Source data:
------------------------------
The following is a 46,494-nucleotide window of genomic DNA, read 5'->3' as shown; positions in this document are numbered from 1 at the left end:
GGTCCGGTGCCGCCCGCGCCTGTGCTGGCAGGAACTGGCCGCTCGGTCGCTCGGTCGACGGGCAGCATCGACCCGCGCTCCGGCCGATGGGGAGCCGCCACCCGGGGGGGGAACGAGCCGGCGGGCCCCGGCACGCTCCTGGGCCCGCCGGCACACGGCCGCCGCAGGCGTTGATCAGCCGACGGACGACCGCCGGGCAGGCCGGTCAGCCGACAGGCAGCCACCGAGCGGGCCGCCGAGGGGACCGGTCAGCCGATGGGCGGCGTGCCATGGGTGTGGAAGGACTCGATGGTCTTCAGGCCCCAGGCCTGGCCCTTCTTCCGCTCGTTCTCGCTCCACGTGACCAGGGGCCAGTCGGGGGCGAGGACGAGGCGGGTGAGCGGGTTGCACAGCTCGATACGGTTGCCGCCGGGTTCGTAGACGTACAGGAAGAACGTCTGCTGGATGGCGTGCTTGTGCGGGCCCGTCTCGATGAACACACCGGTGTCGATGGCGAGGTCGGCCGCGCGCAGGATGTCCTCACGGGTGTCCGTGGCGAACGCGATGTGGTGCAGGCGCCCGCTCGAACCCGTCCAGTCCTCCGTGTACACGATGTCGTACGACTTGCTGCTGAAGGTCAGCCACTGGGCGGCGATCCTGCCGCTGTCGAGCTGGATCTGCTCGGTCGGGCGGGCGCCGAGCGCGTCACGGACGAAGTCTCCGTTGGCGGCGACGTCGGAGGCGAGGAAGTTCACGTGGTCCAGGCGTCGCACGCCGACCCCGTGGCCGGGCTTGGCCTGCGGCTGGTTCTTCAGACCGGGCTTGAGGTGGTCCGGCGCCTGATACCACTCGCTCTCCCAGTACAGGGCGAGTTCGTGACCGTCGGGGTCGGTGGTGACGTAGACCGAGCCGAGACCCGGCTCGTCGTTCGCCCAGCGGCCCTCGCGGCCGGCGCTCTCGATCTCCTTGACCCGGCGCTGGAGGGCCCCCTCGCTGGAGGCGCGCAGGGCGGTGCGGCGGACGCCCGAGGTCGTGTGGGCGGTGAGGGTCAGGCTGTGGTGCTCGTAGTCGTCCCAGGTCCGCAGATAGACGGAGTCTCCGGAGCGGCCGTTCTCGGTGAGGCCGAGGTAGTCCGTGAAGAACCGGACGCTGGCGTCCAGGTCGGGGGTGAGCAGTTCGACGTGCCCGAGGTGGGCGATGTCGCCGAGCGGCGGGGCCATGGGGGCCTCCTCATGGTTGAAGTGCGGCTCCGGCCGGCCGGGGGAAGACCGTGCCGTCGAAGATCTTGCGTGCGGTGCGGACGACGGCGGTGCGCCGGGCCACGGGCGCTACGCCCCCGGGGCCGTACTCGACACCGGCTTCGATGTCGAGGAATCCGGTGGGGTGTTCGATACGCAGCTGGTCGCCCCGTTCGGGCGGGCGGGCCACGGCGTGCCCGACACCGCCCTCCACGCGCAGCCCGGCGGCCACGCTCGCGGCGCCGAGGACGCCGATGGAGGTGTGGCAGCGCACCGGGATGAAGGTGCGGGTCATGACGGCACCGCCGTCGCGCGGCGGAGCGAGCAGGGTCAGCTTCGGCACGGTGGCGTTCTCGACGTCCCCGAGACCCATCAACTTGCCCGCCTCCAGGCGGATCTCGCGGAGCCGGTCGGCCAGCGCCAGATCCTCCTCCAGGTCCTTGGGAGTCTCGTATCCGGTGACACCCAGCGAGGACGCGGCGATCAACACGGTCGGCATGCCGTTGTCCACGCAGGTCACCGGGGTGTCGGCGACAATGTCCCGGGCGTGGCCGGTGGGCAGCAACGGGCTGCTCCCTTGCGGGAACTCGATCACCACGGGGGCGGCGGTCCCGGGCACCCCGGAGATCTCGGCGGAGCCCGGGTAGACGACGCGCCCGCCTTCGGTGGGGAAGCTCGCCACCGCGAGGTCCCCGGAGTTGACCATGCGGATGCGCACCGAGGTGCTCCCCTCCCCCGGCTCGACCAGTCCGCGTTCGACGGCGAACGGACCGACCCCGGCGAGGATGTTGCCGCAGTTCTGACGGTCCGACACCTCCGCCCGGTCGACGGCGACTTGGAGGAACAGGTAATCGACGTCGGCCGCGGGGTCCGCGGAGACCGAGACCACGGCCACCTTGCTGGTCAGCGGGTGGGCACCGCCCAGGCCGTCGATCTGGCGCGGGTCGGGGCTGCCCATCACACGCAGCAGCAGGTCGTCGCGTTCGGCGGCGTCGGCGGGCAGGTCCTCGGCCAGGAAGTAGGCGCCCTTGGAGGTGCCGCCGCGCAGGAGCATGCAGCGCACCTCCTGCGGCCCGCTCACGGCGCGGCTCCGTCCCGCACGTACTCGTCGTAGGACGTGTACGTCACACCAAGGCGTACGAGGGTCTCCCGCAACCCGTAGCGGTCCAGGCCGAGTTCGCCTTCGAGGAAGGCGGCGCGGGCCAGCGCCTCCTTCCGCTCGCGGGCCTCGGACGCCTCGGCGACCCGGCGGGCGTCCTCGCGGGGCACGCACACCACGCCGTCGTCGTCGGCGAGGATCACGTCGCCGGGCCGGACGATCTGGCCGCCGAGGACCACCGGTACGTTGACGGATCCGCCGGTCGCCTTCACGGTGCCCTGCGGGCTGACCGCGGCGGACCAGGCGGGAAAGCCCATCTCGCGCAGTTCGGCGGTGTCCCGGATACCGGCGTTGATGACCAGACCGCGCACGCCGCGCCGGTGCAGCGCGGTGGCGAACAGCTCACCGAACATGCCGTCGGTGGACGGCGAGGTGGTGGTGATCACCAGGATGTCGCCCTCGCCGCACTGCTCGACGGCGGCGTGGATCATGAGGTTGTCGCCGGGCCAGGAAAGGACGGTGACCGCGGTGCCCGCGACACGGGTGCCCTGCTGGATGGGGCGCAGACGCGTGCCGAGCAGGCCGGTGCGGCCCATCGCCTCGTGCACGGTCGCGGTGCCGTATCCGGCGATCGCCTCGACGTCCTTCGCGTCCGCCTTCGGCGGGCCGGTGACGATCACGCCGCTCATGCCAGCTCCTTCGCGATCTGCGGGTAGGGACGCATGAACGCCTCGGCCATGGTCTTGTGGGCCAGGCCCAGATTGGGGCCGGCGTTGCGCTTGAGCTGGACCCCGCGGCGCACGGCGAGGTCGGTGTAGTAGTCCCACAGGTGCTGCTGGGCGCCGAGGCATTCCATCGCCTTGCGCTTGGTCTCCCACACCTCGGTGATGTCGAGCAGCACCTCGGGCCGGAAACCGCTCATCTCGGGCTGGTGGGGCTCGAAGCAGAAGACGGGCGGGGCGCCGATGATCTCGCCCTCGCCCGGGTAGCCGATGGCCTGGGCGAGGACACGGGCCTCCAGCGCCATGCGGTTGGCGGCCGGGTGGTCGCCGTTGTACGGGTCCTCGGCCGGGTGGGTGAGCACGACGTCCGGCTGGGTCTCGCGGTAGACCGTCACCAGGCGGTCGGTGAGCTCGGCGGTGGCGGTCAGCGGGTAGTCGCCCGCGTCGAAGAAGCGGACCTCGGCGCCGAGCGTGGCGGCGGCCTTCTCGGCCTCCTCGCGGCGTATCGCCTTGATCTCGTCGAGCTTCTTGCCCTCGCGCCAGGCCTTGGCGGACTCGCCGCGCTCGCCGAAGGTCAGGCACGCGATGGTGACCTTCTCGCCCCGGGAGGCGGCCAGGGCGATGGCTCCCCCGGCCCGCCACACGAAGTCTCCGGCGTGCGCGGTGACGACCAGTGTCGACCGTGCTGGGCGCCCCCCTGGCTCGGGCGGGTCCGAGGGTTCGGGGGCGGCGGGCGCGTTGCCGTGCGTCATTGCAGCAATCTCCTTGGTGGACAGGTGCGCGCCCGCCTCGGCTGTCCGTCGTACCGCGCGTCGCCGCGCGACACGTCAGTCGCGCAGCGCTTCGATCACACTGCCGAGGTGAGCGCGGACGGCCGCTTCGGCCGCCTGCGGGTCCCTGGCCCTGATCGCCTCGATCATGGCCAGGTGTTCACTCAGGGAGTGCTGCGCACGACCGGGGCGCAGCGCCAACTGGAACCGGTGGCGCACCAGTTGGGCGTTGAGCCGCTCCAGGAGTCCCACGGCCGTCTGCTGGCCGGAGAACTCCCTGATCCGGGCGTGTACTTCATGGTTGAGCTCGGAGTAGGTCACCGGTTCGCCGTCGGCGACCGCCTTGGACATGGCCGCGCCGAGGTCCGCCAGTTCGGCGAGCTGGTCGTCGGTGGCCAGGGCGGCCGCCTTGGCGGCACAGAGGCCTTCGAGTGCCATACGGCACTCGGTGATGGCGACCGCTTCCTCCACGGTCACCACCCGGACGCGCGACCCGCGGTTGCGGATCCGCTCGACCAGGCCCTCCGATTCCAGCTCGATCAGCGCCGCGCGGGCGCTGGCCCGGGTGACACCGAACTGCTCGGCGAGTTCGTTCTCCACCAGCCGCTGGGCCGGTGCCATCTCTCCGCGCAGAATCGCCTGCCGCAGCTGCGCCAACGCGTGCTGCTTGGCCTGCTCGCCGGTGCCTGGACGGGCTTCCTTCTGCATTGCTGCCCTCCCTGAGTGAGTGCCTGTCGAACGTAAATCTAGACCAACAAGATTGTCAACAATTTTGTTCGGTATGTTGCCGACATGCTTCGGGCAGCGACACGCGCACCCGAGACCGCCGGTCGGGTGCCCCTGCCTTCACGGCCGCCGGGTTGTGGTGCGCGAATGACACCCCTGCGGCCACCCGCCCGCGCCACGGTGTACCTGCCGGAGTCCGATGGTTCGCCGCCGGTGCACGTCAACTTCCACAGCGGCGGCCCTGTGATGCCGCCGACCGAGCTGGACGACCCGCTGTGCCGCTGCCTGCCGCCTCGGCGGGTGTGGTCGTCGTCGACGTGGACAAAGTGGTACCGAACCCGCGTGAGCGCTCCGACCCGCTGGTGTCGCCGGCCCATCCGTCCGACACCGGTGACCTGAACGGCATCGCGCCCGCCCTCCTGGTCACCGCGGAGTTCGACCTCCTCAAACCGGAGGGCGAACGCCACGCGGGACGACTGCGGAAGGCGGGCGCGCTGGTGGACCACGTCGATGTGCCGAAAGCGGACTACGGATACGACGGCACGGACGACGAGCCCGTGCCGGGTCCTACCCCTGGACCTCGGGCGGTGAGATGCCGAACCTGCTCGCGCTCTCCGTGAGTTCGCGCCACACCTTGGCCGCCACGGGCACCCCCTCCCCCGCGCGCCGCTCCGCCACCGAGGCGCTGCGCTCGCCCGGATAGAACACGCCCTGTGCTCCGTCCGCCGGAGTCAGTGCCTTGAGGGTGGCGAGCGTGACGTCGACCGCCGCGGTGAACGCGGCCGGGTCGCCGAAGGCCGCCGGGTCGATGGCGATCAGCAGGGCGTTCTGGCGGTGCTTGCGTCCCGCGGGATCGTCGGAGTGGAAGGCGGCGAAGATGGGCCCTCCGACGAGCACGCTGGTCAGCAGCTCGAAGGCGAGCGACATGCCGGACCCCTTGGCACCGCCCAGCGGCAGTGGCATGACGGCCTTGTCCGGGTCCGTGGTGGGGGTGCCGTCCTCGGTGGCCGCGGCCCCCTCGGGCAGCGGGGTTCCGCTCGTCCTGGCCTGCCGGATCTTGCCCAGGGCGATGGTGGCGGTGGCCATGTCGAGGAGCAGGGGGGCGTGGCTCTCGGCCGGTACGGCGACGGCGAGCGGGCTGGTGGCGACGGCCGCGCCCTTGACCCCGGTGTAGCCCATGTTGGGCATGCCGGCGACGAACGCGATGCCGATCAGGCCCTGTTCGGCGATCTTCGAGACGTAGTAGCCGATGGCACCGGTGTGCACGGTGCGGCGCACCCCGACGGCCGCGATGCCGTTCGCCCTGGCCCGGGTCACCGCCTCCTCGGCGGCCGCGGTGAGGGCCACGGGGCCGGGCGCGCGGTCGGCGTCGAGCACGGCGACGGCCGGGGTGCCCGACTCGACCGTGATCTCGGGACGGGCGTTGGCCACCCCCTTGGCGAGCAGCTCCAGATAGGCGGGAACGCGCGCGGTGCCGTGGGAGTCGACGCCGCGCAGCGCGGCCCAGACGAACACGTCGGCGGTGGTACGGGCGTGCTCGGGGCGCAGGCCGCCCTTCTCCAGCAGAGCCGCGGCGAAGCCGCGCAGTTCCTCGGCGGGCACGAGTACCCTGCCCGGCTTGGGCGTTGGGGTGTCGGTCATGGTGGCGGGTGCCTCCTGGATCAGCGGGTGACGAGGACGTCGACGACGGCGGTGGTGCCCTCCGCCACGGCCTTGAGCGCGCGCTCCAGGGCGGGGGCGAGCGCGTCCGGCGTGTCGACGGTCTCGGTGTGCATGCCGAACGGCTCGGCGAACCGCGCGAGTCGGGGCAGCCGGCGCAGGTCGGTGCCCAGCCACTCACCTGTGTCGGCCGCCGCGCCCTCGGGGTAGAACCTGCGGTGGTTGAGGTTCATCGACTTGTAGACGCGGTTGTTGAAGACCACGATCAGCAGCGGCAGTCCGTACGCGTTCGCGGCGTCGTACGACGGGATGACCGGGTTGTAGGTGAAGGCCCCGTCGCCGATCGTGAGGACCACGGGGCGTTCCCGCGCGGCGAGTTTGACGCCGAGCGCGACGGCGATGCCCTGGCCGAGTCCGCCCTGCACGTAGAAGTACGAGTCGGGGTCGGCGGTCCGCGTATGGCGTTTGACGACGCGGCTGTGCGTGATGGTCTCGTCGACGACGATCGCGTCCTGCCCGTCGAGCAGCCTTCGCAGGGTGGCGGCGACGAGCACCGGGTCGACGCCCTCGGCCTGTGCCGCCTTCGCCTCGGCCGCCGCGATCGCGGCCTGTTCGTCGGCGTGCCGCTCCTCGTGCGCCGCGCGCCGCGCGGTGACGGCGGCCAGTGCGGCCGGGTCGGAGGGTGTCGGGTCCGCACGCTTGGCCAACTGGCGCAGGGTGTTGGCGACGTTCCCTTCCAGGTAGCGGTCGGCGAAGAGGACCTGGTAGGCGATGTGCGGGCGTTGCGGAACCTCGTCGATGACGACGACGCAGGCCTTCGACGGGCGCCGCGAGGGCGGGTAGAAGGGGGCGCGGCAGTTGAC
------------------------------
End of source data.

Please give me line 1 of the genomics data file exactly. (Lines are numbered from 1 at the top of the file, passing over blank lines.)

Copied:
The following is a 46,494-nucleotide window of genomic DNA, read 5'->3' as shown; positions in this document are numbered from 1 at the left end: